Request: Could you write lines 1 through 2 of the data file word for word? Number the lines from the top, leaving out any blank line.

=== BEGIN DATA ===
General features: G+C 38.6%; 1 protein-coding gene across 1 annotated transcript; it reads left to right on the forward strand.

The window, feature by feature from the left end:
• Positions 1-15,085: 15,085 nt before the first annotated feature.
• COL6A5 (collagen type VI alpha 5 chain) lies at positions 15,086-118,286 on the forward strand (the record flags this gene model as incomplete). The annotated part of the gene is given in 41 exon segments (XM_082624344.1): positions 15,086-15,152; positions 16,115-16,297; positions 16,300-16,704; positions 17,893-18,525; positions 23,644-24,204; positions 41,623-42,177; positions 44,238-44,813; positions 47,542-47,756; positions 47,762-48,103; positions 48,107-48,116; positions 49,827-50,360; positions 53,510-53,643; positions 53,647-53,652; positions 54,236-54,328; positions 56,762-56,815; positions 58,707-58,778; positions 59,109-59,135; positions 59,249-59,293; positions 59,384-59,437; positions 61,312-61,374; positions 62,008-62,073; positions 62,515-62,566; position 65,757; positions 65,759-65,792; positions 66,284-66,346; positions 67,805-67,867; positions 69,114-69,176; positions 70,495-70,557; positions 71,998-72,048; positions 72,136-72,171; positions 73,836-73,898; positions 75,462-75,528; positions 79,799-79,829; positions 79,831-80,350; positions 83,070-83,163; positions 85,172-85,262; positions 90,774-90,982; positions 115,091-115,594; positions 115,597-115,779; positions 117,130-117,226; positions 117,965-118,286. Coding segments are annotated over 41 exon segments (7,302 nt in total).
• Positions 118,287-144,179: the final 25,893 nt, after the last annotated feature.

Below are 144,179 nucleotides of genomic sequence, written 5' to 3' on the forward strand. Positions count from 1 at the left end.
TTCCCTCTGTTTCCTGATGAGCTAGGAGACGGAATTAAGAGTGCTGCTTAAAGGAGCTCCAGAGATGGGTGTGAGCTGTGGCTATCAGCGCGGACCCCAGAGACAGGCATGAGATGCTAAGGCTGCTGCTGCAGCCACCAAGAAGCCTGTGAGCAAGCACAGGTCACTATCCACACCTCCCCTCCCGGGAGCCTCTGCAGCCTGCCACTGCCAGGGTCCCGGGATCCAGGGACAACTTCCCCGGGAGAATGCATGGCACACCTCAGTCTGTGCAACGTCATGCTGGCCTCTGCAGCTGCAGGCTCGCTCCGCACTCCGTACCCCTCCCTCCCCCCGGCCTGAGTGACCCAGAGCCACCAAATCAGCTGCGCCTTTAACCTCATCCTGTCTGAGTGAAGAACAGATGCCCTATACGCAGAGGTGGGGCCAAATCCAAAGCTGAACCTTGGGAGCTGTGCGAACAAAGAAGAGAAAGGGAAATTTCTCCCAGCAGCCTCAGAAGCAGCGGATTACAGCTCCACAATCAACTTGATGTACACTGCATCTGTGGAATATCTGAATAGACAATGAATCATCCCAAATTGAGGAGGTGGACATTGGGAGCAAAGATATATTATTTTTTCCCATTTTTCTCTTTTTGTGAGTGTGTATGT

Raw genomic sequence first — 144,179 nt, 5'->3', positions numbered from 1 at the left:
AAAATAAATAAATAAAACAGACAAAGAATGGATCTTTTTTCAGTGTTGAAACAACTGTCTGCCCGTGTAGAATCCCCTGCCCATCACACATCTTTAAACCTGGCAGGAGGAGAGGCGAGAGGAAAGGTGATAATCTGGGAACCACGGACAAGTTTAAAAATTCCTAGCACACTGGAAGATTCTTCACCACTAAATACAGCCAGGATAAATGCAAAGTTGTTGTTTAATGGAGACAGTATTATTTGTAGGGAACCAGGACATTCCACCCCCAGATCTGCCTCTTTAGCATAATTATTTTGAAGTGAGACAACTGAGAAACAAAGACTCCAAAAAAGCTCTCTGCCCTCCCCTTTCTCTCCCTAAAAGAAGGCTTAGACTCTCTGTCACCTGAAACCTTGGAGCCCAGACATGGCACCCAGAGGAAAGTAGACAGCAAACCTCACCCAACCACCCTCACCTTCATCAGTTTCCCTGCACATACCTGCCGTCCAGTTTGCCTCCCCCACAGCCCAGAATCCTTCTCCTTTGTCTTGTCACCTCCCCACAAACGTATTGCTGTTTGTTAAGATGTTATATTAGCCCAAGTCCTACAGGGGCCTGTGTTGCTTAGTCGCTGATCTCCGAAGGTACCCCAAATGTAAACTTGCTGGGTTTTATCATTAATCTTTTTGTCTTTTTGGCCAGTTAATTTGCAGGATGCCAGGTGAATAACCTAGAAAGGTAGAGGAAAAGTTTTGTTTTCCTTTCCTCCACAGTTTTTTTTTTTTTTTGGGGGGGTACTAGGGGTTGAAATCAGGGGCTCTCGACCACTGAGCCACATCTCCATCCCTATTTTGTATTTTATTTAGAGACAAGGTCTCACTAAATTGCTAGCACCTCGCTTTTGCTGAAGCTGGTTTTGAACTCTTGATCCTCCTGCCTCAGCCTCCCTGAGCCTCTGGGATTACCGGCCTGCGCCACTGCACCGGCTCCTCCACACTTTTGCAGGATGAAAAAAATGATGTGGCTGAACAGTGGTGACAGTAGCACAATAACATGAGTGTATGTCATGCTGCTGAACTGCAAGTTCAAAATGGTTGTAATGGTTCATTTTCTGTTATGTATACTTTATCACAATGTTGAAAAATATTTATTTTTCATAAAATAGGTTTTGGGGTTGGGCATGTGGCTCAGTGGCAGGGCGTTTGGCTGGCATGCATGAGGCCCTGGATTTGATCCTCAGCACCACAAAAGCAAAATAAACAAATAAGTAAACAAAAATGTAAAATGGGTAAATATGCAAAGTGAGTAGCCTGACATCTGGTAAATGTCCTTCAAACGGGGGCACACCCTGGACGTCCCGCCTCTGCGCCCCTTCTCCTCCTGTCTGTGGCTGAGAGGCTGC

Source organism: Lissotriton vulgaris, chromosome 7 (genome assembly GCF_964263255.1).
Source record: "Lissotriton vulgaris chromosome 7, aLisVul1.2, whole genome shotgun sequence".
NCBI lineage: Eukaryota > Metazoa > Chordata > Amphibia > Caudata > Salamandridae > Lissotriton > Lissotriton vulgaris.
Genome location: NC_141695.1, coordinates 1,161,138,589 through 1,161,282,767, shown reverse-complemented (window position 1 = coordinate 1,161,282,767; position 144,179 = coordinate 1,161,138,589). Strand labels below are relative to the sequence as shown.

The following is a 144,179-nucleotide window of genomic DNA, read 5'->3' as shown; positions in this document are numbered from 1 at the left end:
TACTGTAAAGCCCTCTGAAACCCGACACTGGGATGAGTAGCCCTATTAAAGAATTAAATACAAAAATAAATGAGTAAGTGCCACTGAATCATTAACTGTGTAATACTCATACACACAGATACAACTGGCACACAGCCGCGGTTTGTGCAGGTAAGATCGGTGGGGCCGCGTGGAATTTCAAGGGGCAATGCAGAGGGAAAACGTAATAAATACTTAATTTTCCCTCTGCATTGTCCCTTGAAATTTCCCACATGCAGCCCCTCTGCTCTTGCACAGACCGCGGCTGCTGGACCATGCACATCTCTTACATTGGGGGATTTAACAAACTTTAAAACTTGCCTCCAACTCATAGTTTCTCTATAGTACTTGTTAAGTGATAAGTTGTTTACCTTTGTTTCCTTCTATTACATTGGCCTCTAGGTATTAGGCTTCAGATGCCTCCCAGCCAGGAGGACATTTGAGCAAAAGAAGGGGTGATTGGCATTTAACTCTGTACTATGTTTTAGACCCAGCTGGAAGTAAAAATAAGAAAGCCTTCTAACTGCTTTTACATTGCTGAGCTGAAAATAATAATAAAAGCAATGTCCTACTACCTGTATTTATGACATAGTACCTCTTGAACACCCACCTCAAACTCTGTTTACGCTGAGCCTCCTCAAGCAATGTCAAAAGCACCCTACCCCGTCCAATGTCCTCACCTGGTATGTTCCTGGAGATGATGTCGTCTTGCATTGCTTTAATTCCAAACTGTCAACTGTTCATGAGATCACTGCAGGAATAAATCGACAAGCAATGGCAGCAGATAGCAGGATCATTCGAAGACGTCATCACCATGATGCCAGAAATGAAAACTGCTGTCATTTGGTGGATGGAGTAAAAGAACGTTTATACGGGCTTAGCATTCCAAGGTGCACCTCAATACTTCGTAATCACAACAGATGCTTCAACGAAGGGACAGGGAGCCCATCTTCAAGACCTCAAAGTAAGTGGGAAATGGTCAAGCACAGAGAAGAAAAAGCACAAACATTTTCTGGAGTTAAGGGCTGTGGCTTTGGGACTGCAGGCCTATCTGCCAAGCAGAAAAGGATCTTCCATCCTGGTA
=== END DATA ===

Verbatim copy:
General features: G+C 38.6%; 1 protein-coding gene across 1 annotated transcript; it reads left to right on the forward strand.

The window, feature by feature from the left end: